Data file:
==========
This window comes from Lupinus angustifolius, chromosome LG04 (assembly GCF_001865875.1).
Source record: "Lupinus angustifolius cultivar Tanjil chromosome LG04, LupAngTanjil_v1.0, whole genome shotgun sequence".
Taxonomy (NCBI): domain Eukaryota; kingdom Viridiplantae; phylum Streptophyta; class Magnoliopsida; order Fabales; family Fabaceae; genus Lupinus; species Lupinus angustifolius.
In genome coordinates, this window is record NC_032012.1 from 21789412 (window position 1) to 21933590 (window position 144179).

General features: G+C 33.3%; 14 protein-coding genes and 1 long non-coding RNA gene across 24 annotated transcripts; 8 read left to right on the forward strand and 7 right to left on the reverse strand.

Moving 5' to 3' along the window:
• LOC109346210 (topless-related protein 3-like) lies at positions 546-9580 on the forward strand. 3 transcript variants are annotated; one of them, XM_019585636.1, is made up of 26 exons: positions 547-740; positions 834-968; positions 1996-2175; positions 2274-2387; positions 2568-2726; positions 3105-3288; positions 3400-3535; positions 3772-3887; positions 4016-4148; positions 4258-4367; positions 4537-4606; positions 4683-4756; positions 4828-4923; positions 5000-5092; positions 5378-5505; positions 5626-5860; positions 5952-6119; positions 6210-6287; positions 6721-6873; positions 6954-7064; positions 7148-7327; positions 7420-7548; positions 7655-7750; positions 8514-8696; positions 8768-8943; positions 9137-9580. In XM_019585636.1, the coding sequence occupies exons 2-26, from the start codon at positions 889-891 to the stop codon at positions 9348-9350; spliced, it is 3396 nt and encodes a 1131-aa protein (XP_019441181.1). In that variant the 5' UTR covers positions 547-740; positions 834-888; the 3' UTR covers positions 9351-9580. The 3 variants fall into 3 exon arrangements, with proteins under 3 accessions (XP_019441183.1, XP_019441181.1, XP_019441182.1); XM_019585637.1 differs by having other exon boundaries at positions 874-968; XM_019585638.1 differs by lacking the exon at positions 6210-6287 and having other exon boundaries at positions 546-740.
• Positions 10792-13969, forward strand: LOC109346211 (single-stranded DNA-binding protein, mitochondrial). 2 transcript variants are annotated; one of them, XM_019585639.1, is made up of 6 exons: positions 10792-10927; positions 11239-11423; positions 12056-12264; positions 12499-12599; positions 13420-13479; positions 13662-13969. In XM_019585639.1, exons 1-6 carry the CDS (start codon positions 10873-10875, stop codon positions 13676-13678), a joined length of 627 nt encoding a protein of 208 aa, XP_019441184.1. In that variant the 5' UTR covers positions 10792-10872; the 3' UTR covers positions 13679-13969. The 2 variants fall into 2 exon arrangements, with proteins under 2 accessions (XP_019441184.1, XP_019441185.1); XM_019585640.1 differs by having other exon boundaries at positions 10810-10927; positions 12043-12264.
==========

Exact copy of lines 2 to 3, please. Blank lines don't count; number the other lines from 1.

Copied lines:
Source record: "Lupinus angustifolius cultivar Tanjil chromosome LG04, LupAngTanjil_v1.0, whole genome shotgun sequence".
Taxonomy (NCBI): domain Eukaryota; kingdom Viridiplantae; phylum Streptophyta; class Magnoliopsida; order Fabales; family Fabaceae; genus Lupinus; species Lupinus angustifolius.